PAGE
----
If you are not capturing this data, trust me – someone is. Make that person your new BFF. Find a link between onboarding and these a metrics.

The more connected your onboarding program is to your business processes and priorities, the clearer your data-driven story becomes, and the easier it is to demonstrate the value of onboarding. It becomes a competitive advantage for your organization, but also your competitive advantage as a leader and trusted advisor WITHIN your organization. 

>>> Your turn: How are you communicating the value of onboarding in your organization? Share your best tip in the comments below!


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Onboarding Surveys Tell the Story

We live in a world of surveys.  Please answer our customer satisfaction survey.  Please rate your salesperson’s performance.  Please tell us about your experience.  Please let us know how we can better meet your needs.  Please!  Please!  Please!  Organizations are going to extensive measures to capture “the voice of the customer” – ponying up discounts, incentives, and special offers just to get a few moments of the customer’s precious time for feedback.

You know what?  Learning professionals who play a role in an employee’s onboarding process are no different.  Now, I can’t offer a free appetizer on a trainee’s next visit, nor can I offer an incentive like putting a trainee into a drawing for a prize (hmmm…or can I?  That’s another conversation for another day!), but I can use similar tactics to get into the minds of new employees and find out what areas our team can improve their experience, boost engagement, and ensure that learning opportunities are consistent, relevant, and meaningful.

Too few?  Too many?  Just enough?

So, at which milestones do we step in and extend a survey?  My recommendation is to check in at the 30, 60, and 90 day markers after a new employee’s start date.  Why the frequency?  Here are some thoughts:

After 30 days:  The new employee should be past the initial first-week overwhelming feeling at this point.  S/he should be finding his/her way around at this point, yet those new employee feelings should still be fresh in mind, and capturing meaningful feedback on both the recruiting and early-stage onboarding process should be effective.

After 60 days:  The new employee is transitioning from the “honeymoon” phase of the new job, and the reality of his/her role should be setting in.  Relationships among the new employee’s team and throughout the organization should be emerging, and s/he will be able to provide interesting commentary on what was made immediately clear, what is working well, and what areas are still challenging, unknown, or inefficient.  This is also a good time to gauge the employee’s long-term retention potential…does the employee question his/her decision to join the organization?  Does s/he feel like a good fit?  Is there a flight risk?  The sooner you can gain insight into the employee’s loyalty, satisfaction, and engagement, the sooner you can address any potential risks.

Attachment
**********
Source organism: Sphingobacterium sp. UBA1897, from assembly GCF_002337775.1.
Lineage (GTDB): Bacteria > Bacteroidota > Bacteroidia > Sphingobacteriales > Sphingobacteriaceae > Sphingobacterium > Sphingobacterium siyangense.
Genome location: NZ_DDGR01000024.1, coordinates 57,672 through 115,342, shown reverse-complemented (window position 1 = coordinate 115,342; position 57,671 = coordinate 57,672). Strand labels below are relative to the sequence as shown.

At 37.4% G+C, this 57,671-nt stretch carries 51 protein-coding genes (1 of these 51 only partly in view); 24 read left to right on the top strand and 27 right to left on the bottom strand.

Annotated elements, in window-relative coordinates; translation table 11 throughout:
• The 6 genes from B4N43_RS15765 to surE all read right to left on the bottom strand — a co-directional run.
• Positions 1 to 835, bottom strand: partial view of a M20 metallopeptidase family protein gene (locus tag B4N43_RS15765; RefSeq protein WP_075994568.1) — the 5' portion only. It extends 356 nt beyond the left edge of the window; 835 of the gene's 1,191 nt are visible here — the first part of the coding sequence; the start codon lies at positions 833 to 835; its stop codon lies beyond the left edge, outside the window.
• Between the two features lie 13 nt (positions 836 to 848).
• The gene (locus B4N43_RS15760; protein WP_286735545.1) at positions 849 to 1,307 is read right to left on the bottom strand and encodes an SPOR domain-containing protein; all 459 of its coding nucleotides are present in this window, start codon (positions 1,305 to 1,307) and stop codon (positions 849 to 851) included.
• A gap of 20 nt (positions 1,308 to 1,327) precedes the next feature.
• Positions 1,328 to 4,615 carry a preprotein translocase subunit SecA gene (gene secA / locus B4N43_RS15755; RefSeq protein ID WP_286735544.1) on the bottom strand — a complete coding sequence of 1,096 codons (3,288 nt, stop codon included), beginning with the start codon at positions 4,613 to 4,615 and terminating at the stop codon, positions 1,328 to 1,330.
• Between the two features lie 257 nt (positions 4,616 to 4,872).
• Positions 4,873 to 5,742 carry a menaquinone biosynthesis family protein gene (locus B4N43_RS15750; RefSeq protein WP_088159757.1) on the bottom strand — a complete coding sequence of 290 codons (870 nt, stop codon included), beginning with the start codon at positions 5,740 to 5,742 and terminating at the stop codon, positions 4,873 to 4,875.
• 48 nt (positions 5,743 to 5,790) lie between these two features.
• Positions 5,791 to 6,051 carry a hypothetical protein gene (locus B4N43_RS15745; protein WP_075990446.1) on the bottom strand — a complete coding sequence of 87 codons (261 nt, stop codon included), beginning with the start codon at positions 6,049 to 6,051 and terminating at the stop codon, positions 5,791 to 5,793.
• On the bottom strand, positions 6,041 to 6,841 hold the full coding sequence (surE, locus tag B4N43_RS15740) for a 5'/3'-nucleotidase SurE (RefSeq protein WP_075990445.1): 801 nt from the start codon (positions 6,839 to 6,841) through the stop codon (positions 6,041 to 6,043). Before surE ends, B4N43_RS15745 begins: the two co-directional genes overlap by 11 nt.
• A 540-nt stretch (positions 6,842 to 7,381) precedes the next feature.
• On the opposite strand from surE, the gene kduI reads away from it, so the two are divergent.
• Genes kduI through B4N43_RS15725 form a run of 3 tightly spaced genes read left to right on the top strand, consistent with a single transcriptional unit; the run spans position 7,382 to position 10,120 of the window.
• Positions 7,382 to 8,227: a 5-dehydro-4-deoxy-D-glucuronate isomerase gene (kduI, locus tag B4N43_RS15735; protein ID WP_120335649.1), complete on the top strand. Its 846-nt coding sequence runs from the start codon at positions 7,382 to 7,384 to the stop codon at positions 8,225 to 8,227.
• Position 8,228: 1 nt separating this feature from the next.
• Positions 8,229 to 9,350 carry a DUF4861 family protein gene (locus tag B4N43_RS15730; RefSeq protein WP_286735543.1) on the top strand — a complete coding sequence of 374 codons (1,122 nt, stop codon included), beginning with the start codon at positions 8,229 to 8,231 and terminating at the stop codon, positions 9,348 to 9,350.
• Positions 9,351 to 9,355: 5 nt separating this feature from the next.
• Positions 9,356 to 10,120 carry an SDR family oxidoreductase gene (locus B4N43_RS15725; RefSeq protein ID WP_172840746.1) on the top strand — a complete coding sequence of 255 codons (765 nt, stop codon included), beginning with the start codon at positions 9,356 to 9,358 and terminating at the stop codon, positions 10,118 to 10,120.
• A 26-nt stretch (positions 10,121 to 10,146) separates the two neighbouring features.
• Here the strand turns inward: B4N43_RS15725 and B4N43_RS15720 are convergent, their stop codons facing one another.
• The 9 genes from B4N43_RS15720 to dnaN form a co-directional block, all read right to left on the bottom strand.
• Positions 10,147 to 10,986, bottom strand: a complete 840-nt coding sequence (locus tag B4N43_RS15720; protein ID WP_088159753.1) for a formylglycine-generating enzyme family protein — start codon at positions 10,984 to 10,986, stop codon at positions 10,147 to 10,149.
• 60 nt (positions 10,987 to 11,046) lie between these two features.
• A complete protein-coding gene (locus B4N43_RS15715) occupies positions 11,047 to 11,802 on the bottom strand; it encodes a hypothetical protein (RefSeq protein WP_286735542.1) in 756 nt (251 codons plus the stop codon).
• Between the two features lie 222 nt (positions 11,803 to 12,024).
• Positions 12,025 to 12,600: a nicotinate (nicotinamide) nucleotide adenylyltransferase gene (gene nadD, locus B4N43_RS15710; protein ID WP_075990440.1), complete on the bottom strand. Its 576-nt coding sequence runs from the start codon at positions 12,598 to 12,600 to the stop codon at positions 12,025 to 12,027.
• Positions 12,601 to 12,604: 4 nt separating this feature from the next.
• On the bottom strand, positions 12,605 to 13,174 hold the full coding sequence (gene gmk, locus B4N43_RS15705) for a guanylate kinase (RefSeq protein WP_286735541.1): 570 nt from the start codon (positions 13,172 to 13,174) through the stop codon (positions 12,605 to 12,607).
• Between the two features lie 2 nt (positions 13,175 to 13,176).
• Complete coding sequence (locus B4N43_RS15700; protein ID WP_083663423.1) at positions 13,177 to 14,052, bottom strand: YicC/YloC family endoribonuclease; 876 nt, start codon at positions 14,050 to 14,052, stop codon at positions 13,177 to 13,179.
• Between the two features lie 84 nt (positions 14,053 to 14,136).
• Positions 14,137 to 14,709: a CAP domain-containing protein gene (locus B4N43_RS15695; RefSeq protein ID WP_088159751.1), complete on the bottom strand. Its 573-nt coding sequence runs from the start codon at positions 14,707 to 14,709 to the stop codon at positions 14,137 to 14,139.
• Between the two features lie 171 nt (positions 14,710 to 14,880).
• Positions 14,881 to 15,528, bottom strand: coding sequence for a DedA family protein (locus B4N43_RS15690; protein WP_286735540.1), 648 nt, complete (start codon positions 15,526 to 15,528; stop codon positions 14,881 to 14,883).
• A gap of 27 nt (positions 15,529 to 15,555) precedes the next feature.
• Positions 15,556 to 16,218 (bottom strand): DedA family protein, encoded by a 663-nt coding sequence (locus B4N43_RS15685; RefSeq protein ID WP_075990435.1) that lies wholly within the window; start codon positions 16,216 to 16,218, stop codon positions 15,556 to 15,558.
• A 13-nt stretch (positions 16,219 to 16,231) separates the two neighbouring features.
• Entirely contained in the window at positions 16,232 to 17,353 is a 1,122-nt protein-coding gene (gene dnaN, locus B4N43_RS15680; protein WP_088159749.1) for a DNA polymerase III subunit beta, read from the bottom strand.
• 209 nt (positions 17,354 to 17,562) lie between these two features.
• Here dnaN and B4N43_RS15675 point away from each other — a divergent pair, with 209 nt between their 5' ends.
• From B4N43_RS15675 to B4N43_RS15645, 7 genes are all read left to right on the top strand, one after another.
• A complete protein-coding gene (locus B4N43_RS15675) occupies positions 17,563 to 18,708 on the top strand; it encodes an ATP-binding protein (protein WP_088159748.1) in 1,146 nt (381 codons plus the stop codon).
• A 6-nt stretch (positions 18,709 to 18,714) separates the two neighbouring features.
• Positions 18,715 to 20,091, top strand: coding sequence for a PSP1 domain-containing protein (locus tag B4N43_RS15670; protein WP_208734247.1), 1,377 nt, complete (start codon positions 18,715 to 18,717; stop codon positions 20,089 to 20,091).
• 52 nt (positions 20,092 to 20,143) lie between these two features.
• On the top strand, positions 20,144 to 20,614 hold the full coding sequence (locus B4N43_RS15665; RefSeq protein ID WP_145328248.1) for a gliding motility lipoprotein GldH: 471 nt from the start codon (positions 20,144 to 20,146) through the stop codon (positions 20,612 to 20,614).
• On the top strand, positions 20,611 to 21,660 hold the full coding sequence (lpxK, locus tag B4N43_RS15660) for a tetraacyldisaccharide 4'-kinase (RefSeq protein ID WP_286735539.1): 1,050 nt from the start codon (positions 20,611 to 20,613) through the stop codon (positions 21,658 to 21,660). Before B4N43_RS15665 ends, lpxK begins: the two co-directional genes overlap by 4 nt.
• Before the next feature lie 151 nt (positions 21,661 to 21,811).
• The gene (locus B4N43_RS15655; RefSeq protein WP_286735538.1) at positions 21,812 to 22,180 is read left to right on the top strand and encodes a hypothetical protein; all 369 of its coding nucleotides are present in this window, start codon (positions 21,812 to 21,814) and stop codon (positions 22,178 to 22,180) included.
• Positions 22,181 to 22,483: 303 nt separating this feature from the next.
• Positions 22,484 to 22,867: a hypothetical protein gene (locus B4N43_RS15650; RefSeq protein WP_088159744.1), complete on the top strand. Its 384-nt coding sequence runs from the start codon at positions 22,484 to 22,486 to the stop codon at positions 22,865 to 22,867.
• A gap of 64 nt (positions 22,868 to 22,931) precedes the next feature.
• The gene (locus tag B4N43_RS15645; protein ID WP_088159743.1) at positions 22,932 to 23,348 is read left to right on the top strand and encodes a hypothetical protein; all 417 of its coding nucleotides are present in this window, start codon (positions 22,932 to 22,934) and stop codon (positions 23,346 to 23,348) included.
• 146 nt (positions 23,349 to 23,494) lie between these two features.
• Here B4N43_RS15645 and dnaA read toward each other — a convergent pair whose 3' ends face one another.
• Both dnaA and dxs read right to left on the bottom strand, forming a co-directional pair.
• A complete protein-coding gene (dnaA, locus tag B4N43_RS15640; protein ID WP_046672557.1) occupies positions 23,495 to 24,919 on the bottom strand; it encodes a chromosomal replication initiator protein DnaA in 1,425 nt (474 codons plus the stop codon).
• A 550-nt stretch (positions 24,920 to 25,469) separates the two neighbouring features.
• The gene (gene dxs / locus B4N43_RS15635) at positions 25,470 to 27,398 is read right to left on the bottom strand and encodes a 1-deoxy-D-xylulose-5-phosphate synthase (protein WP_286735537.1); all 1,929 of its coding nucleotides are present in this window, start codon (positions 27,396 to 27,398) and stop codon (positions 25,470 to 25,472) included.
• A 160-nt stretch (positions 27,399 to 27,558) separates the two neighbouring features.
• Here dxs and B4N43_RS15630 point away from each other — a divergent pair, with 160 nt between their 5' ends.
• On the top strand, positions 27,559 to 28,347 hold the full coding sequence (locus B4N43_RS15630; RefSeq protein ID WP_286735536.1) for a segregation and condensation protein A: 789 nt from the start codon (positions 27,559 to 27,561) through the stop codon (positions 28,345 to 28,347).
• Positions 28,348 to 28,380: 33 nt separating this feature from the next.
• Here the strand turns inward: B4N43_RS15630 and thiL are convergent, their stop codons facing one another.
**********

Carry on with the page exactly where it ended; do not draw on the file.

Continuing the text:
After 90 days:  The employee is still, by many accounts, a “new” employee, with much to learn and discover about the organization, the team, and his/her role.  However, s/he should be immersed in the job at this point, and on the road toward full productivity.  Use this opportunity to capture additional learning needs, and question the tools and resources that would help the employee be more effective, productive, and an even stronger contributor to the team.

Three distinct new employee milestones.  Three distinct opportunities for varied feedback.

Now, feedback is only worth capturing if you actually do something with it.  How can you measure these metrics?  How can this impact not only your learning and development program, but your organization as a whole?  Here are just a few of many Key Performance Indicators (KPIs) that you could leverage from these surveys:

  • Increase in new employee retention rate
  • Improved engagement levels among new employees
  • Decrease in time-to-productivity for new employees
  • Increased percentage on first Performance Review (use in conjunction with survey data)

I’m sure I could call for my fellow learning geeks professionals worldwide to share metrics that help their departments ensure a valuable partnership with business units, and we would have a lengthy, engaging discussion.  But again, that’s another conversation for another day…

But for now, my questions to you:  Do you capture feedback via surveys during the onboarding process?  What information do you gather?  How do you utilize it?  Please share!